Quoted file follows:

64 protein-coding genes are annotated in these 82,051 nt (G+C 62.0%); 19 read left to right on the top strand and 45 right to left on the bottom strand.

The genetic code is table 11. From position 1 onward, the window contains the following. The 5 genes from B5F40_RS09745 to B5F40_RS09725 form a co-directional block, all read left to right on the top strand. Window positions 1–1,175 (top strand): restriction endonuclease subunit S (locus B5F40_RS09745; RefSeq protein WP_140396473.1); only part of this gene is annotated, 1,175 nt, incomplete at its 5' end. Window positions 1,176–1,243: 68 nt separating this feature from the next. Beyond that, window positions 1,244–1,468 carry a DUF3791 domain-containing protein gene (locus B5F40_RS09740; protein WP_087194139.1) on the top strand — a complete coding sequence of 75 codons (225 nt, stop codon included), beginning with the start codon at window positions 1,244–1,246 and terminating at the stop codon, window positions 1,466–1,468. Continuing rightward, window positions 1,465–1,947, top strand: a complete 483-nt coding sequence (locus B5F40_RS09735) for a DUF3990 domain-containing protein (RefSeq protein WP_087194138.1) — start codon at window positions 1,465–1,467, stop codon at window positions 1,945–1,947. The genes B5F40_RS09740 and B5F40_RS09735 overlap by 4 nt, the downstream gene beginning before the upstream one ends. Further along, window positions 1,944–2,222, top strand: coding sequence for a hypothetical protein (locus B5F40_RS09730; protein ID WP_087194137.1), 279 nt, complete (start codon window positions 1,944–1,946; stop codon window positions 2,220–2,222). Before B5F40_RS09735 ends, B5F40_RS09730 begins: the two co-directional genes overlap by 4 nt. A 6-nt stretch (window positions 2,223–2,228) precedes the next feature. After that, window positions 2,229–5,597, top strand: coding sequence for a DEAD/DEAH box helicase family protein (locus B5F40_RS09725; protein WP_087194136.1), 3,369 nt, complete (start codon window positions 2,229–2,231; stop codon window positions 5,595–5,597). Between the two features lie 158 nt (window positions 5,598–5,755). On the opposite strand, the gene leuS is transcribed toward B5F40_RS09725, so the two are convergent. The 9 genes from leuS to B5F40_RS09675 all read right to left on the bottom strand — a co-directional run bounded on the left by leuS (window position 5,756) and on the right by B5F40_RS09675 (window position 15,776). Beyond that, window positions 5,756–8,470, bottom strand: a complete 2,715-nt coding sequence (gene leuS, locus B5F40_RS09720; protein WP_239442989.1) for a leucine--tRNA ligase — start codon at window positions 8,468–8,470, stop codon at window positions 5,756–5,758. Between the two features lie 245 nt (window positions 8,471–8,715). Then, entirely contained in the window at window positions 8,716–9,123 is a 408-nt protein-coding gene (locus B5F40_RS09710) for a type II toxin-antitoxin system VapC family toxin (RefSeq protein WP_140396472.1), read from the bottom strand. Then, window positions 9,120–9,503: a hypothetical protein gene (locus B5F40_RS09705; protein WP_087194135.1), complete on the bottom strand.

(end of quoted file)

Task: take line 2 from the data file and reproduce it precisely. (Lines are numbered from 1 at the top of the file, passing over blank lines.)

The genetic code is table 11. From position 1 onward, the window contains the following. The 5 genes from B5F40_RS09745 to B5F40_RS09725 form a co-directional block, all read left to right on the top strand. Window positions 1–1,175 (top strand): restriction endonuclease subunit S (locus B5F40_RS09745; RefSeq protein WP_140396473.1); only part of this gene is annotated, 1,175 nt, incomplete at its 5' end. Window positions 1,176–1,243: 68 nt separating this feature from the next. Beyond that, window positions 1,244–1,468 carry a DUF3791 domain-containing protein gene (locus B5F40_RS09740; protein WP_087194139.1) on the top strand — a complete coding sequence of 75 codons (225 nt, stop codon included), beginning with the start codon at window positions 1,244–1,246 and terminating at the stop codon, window positions 1,466–1,468. Continuing rightward, window positions 1,465–1,947, top strand: a complete 483-nt coding sequence (locus B5F40_RS09735) for a DUF3990 domain-containing protein (RefSeq protein WP_087194138.1) — start codon at window positions 1,465–1,467, stop codon at window positions 1,945–1,947. The genes B5F40_RS09740 and B5F40_RS09735 overlap by 4 nt, the downstream gene beginning before the upstream one ends. Further along, window positions 1,944–2,222, top strand: coding sequence for a hypothetical protein (locus B5F40_RS09730; protein ID WP_087194137.1), 279 nt, complete (start codon window positions 1,944–1,946; stop codon window positions 2,220–2,222). Before B5F40_RS09735 ends, B5F40_RS09730 begins: the two co-directional genes overlap by 4 nt. A 6-nt stretch (window positions 2,223–2,228) precedes the next feature. After that, window positions 2,229–5,597, top strand: coding sequence for a DEAD/DEAH box helicase family protein (locus B5F40_RS09725; protein WP_087194136.1), 3,369 nt, complete (start codon window positions 2,229–2,231; stop codon window positions 5,595–5,597). Between the two features lie 158 nt (window positions 5,598–5,755). On the opposite strand, the gene leuS is transcribed toward B5F40_RS09725, so the two are convergent. The 9 genes from leuS to B5F40_RS09675 all read right to left on the bottom strand — a co-directional run bounded on the left by leuS (window position 5,756) and on the right by B5F40_RS09675 (window position 15,776). Beyond that, window positions 5,756–8,470, bottom strand: a complete 2,715-nt coding sequence (gene leuS, locus B5F40_RS09720; protein WP_239442989.1) for a leucine--tRNA ligase — start codon at window positions 8,468–8,470, stop codon at window positions 5,756–5,758. Between the two features lie 245 nt (window positions 8,471–8,715). Then, entirely contained in the window at window positions 8,716–9,123 is a 408-nt protein-coding gene (locus B5F40_RS09710) for a type II toxin-antitoxin system VapC family toxin (RefSeq protein WP_140396472.1), read from the bottom strand. Then, window positions 9,120–9,503: a hypothetical protein gene (locus B5F40_RS09705; protein WP_087194135.1), complete on the bottom strand.